Wednesday, November 30 2016
This is a text only version of the newsletter. To view the newsletter online, click here.
November was yet another busy month for the Heritage & Education Centre (HEC) team, with the hosting of the annual BCMH Proctor Lecture and the launch of our new First World War crowd sourcing project, 'HEC needs you!'.
Project Undaunted aims to catalogue, conserve and digitise 10% of one of HEC's unique archival collections and make it available online. Cataloguing has been started by the team and already exciting new discoveries are being made, which will feature in forthcoming blogs! Our conservator, Nicole, has also started surveying the collection so that she can plan how to tackle any documents in need of conservation.
To follow the project's progress, read our brand new blog!
Our brand new First World War crowd sourcing project - 'HEC needs you!' was launched on Armistice Day.
The project aims to discover any personal information about the 15 members of staff named in our First World War Memorial at Fenchurch Street.
So far, the interest has been overwhelming, with the project being viewed more than 1,700 times across 25 countries.
To find out more about HEC needs you!, please click here.
As part of our mission to enhance public understanding in marine and engineering science and history, HEC hosts a number of university visits.
These visits offer educational lectures and explain the activities of the Lloyd's Register Foundation, helping to inspire the next generation of industry experts.
Last month, the team hosted 39 students from the University of Ghent and the New York University in London.
HEC's Information Advisor, Anne Cowne receives historical ship enquiries from the public every day.
This month, Anne answered an interesting enquiry for the Margaret River & Districts Historical Society of Australia, who are putting together a 140th anniversary display about the loss of the cargo steamer Georgette.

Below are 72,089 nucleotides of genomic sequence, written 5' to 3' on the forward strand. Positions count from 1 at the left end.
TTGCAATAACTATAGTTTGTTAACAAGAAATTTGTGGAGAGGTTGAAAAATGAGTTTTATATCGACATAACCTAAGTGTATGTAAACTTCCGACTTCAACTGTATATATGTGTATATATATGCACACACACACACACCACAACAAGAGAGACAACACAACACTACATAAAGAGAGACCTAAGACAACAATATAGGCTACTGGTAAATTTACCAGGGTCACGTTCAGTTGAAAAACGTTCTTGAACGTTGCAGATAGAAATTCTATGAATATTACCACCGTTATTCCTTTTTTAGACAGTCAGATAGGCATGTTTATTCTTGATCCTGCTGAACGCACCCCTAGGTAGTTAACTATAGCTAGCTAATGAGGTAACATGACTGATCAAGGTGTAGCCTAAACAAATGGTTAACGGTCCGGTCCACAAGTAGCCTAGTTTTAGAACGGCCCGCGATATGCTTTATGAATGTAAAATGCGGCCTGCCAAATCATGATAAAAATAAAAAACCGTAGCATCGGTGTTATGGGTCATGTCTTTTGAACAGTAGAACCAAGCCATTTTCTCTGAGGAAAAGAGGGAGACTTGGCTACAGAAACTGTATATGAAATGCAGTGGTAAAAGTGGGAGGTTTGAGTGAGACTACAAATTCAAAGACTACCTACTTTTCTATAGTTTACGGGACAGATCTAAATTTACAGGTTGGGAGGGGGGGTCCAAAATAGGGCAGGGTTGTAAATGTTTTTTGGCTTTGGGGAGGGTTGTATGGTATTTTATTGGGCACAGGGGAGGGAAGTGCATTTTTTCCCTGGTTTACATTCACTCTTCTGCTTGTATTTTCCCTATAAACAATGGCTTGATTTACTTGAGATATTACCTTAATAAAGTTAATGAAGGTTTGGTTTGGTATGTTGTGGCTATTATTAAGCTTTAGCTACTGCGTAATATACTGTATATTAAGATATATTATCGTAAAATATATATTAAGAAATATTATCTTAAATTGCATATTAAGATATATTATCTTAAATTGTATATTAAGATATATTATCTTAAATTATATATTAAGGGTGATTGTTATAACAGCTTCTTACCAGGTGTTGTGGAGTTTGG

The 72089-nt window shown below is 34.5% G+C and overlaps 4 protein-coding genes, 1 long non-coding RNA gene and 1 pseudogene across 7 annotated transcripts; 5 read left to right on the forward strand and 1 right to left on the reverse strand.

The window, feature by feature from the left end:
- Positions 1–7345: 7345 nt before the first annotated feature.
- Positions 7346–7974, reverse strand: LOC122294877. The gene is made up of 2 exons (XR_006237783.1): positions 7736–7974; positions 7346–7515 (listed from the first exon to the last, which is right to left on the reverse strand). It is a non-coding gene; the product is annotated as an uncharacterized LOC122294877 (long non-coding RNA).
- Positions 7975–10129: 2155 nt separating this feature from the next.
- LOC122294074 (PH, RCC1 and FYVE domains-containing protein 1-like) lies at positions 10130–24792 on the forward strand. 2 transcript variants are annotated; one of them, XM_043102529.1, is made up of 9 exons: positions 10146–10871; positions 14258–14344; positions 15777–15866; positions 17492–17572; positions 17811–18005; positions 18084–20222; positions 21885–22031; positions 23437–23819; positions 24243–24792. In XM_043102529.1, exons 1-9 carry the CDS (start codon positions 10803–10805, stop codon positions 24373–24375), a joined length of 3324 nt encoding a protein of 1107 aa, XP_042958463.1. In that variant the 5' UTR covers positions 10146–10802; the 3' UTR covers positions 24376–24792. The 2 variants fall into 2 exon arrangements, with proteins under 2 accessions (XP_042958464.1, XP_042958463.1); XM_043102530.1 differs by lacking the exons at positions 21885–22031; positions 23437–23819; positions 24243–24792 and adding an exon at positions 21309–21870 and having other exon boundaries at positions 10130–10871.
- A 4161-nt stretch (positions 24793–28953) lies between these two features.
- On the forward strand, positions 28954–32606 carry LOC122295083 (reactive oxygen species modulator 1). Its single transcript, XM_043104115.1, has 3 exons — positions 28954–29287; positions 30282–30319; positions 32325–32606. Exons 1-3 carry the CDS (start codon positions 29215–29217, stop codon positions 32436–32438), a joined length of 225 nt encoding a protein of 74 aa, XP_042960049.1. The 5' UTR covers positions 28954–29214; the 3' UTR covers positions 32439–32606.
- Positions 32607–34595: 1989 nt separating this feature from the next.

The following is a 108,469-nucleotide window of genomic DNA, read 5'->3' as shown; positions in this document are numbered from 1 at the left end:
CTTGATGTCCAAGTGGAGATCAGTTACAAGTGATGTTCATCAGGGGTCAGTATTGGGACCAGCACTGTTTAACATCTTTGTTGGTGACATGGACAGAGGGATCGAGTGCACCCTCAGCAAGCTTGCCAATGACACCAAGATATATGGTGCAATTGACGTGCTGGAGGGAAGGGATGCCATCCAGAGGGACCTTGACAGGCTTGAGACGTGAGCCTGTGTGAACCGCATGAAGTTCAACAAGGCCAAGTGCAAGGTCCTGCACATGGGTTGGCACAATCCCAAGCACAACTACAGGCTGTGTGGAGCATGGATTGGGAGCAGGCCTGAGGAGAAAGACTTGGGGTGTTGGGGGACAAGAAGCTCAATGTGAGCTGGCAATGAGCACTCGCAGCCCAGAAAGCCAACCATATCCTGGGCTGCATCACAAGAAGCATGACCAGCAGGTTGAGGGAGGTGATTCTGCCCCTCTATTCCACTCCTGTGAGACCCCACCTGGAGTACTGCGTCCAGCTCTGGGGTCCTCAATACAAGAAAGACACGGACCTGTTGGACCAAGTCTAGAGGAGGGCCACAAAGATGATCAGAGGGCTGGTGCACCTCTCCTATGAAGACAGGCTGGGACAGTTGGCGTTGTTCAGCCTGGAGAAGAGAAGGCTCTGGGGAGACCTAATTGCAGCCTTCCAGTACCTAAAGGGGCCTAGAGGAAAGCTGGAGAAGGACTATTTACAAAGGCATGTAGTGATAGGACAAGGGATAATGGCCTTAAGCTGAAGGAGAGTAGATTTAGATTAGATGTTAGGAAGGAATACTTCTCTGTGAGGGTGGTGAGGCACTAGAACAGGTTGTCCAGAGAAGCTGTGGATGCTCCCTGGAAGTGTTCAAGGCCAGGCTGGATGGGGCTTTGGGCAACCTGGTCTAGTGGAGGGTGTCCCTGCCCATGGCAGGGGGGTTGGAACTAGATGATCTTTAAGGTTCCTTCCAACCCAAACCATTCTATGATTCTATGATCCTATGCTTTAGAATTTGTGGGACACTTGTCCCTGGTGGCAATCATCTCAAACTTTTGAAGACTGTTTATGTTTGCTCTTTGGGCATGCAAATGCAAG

The story of the Georgette was made famous for the heroic actions of an Aboriginal stockman and a teenage girl who spent four hours rescuing survivors from the wreck.
If you have an historical ship enquiry, please fill out our form.
Members of the HEC team attended the National Maritime Museum's conference on UK Maritime Archives.
The conference discussed issues concerning maritime archives today from promotion to collaboration and the conservation of archived material.
The Heritage & Education Centre also held the annual BCMH Proctor Lecture. Christine Riding from the National Maritime Museum presented on 'The Armada Portrait: Manifesto for a Maritime Empire?'. Her paper, vividly illustrated with artwork from the time, was well received by the full-capacity audience of 70 academics.
Please note, that the library will be closed over the Christmas and New Year period from 4pm on Friday 23 December until Tuesday 3 January 2017.
For more details on our library catalogue, opening times and contact details, please visit our reference library webpage.
The Heritage & Education Centre team use the historic library and archive at Fenchurch Street every day. But what are their favourite treasures? This month's edition features, the Head of the Heritage & Education Centre, Victoria Culkin.
My favourite thing in HEC is a person, Rex Beaumont Shepheard, CBE, BSc. He absconded from Hamburg in tennis gear and plimsolls, along with his fellow surveyor Freddy Cocks, just weeks before the outbreak of the Second World War.
To read Victoria's extended post on Shepheard's fascinating career, click here.
LR Chairman Sir Ronald Garrett (1888-1972) held office from 1946 to 1957. His decision to devote himself to the post full-time helped him to become the strongest Chairman since Thomas Chapman. His considerable experience in shipping embraced a long career with the Orient Line, a seat on the board of the Port of London Authority and chairing both the London General Shipowners' Society and the National Dock Labour corporation, for which he was knighted.
Garrett was deeply involved in re-establishing Lloyd's Register around the world after the war, travelling extensively to meet staff and clients.